WASHINGTON, D.C. – District of Columbia Public Schools officials are embarking on a bold new education initiative: teaching all second-graders how to ride a bicycle.

As student proficiency continues to languish, district officials added the requirement as part of a joint program with the District Department of Transportation and private donors, who provided 1,000 bicycles for the initiative, The Washington Post reports.

The plan is to spend an hour a week for a month showing the elementary students how to ride as a memorable “cornerstone” learning experience, district officials said. The District currently boasts a growing percentage of bicycle commuters – among the top five in the country – while an opposite trend is occurring with low-income students in wards 7 and 8.

“We decided second grade is the foundational year,” Walker-Hones Elementary School physical education teacher David Gesualdi told the Post. “A kid needs this experience before second grade, and if they don’t receive it by this age, we are going to provide it.”

“Bike skills presented one of the biggest disparities throughout the school system, says Miriam Kenyon, director of health and physical education with DC Public Schools, with up to 60 percent of children unable to ride a bike in some parts of the city,” Bicycling.com reports.

“And though cycling was already a critical part of the district’s physical education program, many of the fifth grade kids who attended bike safety programs led by the Washington Area Bicycle Association had no actual cycling experience.”

Daniel Hoagland, educator with the Washington Area Bicyclist Association, said “surprisingly high numbers of kids” in poor neighborhoods around D.C. never learn how to ride a bicycle, mostly because their parents never taught them.

Some of those parents came from countries where bicycling is uncommon, he said.

Perhaps ironically, “surprisingly high numbers of kids” in D.C. schools are not proficient in math or language arts, according to the DCPS website.

Overall, less than half of students in the system, 48 percent, were proficient in reading last school year, while a mere 51 percent were proficient in math.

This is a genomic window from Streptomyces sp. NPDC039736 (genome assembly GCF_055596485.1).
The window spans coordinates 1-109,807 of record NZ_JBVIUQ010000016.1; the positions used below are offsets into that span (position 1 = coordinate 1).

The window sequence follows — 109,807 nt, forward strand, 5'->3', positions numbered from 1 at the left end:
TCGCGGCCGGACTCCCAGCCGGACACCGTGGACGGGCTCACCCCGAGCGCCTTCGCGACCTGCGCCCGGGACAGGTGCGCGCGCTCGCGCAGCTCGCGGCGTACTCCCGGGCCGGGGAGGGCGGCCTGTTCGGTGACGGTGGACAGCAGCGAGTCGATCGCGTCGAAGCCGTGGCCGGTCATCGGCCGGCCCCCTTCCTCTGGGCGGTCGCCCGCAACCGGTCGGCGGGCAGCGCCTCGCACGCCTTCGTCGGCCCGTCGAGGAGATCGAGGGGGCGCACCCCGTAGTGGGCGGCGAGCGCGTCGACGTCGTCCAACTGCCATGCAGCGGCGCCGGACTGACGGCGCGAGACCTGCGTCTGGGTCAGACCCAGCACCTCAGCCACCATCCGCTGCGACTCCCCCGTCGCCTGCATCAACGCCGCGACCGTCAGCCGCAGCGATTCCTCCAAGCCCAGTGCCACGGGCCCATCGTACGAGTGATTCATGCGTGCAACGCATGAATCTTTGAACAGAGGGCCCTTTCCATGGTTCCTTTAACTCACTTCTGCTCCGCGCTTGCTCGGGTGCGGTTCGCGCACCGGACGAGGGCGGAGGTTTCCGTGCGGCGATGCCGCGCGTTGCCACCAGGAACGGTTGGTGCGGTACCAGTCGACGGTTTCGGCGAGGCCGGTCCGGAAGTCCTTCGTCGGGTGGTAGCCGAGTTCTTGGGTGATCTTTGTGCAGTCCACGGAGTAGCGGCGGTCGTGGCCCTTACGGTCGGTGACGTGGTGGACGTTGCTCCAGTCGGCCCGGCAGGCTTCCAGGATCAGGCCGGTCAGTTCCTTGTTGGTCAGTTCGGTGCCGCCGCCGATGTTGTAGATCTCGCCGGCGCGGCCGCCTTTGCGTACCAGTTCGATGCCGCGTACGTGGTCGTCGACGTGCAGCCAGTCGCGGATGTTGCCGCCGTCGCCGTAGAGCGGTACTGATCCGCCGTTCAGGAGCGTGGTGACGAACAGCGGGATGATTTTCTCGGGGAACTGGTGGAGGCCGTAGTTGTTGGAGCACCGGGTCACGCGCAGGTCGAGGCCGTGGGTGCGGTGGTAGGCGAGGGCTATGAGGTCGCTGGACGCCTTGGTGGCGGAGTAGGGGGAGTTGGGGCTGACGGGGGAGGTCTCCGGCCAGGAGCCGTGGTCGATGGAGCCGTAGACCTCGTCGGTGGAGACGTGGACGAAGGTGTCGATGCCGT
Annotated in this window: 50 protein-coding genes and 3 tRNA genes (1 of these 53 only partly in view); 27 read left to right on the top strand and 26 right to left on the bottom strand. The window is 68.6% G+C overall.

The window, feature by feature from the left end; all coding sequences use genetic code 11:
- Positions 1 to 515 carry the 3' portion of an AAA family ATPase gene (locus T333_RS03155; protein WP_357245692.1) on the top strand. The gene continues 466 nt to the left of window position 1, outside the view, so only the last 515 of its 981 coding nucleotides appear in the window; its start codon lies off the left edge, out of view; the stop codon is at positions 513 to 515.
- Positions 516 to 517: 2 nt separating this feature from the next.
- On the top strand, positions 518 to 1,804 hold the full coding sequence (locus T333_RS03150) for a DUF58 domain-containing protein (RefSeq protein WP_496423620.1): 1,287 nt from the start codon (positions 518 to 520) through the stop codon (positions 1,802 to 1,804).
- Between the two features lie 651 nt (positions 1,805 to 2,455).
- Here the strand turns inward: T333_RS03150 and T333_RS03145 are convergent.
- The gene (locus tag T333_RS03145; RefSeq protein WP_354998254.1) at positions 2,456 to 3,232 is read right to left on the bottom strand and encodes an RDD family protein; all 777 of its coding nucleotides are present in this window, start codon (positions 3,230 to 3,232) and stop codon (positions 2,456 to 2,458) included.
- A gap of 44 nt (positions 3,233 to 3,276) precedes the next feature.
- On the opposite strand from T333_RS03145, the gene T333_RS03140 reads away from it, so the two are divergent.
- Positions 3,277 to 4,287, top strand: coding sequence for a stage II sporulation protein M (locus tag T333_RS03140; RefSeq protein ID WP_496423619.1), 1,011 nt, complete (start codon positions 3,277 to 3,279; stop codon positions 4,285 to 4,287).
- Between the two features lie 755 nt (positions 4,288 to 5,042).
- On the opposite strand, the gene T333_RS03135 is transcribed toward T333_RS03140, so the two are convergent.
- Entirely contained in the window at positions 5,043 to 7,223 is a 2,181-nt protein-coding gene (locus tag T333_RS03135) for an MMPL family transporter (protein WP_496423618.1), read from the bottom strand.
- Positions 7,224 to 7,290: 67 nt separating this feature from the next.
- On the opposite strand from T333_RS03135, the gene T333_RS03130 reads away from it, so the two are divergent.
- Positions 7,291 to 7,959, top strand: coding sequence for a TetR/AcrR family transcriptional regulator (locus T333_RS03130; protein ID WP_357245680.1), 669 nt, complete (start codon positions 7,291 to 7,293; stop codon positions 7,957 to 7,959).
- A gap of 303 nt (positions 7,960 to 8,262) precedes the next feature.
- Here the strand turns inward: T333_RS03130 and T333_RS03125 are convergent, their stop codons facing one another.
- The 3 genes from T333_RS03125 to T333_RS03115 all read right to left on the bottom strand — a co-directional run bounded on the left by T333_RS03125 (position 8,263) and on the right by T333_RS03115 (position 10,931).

But instead of concentrating on improving those skills, D.C. students are learning the ABCs of bicycling – Air, Brakes, Chain – as part of safety lessons that also cover helmets, hand signals, proper clothing, balancing and other aspects.

The kids get an “I’m a Safe Rider” certificate when they’re done and go on a ride at a park, according to Bicycling.

“This a lifelong skill,” Miriam Kenyon, physical education director for DCPS told the Post. “It’s a way students can get to school and it’s also a way they can exercise with their family. It promotes independence, and it’s a good way to get around.”

“My friends know how to do it, but I don’t know how,” student Lachae Taylor said as she struggled to learn to ride at Walker-Jones Wednesday. “I wish I had training wheels.”

Other students, like Tyliah Rogers, already know how to ride and are helping out their classmates.

“My grandmother taught me,” she told the Post. “She said, ‘Just hold the bars, do the pedals, and keep going!’”

Officials told the Post they hope to eventually add a week or two to the bicycling program, one of several “cornerstone” lessons designed to “bring more uniform and rigorous instruction to students in every part of the city.”

Kenyon said the next logical step, of course, is to help secure bicycles for poor students who just learned to ride but do not have money to purchase a bike.

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